This is how fear and terrorism work, and it’s how the usual way that territories get conquered by foreign invaders, because the locals seldom acquiesce to such a thing without coercion. The British did similar things when they built the Empire, which is what makes it all the more surprising that they don’t resist when it’s being done to them.

Every Islamic terror attack in the West, especially if the attacker dies in the act, makes Westerners ever more impressed by the strong will and faith of Muslim people and ever more willing to bow down to those Muslims rather than stand up to them and risk being killed. The public response to terror attacks is usually horror and condemnation, but the unconscious individual response – especially among individuals who adhere to slave morality – is to be impressed by the bravery and conviction of the killers.

Terrorism bypasses the rational mind and makes its appeal directly to the unconscious. When laid out like this, it’s clear that terrorism is simply a form of iron magic like any other. All successful uses of iron magic induce submission in observers, and broadcasting those terror acts into every household during the evening news is a genius way of amplifying the magic.

All this is lost on the Pastafarians. There have been several cases where individuals have ostensibly had their religious rights denied to them on the grounds that Pastafarianism isn’t a “serious” religion. They all miss the point. A religion counts as a serious one when its followers are willing to slaughter anyone who mocks or disagrees with them. That’s the only way that the rest of us can be forced to take the kind of garbage written in Abrahamic holy scriptures seriously.

Every Westerner instinctively knows, whether they’re willing to admit it or not, that if they stand on a street corner wearing a Bomb Muhammad tshirt mocking the prophet of Islam, pretty soon a Muslim will come and stab or shoot them to death or run them over. So they don’t mock Islam, neither on the street corner nor anywhere else. From the terrorist’s point of view, that’s victory.

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A Technoshamanic Update to the Perennial Philosophy

The perennial philosophy comes and goes, all throughout time and space, being a reflection of the mind of God in the Great Fractal. In every new age it updates itself, taking a form that makes sense to the people of the time, depending on the characteristics of that age. Because technological change has been so rapid over the last 150 years, the perennial philosophy has not been able to keep up. This essay makes an attempt to do so.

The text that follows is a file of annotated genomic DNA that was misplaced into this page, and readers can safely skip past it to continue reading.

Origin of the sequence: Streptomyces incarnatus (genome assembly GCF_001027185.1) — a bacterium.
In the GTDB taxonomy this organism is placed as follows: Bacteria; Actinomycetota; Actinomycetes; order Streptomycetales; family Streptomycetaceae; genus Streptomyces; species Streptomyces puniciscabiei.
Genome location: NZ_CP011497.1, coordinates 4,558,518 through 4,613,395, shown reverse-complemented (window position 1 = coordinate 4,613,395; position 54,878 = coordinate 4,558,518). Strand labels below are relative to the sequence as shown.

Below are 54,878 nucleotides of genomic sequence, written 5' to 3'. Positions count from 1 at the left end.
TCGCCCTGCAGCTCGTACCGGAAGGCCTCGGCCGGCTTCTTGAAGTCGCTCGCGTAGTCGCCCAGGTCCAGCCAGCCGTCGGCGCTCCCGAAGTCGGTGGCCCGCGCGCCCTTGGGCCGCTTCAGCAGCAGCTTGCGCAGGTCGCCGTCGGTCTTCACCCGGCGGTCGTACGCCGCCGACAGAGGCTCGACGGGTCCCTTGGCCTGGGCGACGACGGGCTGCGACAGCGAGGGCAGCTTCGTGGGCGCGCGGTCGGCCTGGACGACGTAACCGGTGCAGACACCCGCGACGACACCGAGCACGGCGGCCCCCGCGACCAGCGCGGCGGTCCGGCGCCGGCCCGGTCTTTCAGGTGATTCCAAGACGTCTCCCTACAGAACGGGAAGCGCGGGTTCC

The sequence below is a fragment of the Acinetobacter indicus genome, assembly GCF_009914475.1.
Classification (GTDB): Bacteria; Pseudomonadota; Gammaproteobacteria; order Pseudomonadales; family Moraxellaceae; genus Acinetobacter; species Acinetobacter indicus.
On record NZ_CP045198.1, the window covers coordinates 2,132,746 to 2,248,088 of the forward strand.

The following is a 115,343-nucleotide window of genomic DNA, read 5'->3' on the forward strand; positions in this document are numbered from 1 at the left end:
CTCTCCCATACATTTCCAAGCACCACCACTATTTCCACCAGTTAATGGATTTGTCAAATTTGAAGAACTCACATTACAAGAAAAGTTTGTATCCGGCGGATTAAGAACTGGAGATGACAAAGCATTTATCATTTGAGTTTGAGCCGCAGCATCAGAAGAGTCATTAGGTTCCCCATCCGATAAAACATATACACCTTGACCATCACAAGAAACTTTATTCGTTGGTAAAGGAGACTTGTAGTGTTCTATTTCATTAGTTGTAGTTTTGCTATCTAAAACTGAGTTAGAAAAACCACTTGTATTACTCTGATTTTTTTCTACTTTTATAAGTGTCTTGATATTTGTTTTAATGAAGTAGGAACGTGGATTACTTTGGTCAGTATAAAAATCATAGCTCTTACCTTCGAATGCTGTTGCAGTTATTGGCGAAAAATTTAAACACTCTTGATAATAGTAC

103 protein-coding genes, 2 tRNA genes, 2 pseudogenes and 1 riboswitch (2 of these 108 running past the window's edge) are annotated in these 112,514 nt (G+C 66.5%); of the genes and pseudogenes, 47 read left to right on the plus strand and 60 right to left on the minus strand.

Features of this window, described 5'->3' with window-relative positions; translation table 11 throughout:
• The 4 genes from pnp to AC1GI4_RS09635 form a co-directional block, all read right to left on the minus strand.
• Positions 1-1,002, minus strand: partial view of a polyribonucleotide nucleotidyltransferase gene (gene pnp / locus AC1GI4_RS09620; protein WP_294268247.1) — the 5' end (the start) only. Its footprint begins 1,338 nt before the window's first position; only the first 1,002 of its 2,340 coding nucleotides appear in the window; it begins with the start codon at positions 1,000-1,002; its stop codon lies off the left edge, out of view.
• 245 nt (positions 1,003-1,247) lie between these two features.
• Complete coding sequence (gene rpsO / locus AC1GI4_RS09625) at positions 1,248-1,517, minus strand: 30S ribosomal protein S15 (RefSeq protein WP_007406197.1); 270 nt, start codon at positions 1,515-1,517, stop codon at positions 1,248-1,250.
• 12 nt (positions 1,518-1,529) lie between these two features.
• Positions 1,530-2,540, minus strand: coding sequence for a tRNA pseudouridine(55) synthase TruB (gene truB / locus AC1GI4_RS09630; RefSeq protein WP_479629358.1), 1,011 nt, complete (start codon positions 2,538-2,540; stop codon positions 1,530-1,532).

The metaphors of the former age were the crucifix, the fish and the crescent, just as they were the pyramid, the bull and the sacrificial brazier in the age before that. The age that we are now entering has its own zeitgeist – perhaps it is time for a technoshamanic update to the perennial philosophy?

The perennial philosophy is informational gold and is more fundamental than language and therefore cannot be described in words. However, we can predict what some of its teachings are going to be, by applying the axiom of “As below, so above” to the modern day.

In its earlier incarnations, through the writings of Hermes Trismegistus and others, the perennial philosophy explained the metaphysical world by analogy to the natural world. “That which is above is from that which is below, and that which is below is from that which is above, working the miracles of one,” reads the Emerald Tablet, “Its father is the Sun and its mother the Moon.”

This remained an extremely effective metaphor, until today. The world of today is so bizarre, so surreal and impossible that distinguishing it from a dreamscape is no longer easy. Moreover, modern people are almost completely out of touch with the natural world – many of us haven’t so much as looked at the Moon in years.

We need a new metaphor for a new age, and virtual reality seems like the obvious replacement.

Following this line of reasoning, one might expect that the creation myths of the new century will be based around the same binary division as always but with a modern twist; in other words not of yang and yin, fire and water or Sun and Moon but of 1 and 0. The hardware is the brain, the software is the mind, and electricity is the Holy Ghost.

Different lives could be seen as nothing more than differing sets of sensory impressions upon consciousness. As long as these impressions could be accurately recorded and reproduced, there’s no reason why they couldn’t be accessible for any conscious person to experience at any time.

My own The Verity Key twisted the ordinary perception of consciousness through a machine that could replace the consciousness of another person with that of the operator of the eponymous device. The idea was to play on the usual belief of the reader that their consciousness was directly connected to their physical body, and could never be separated.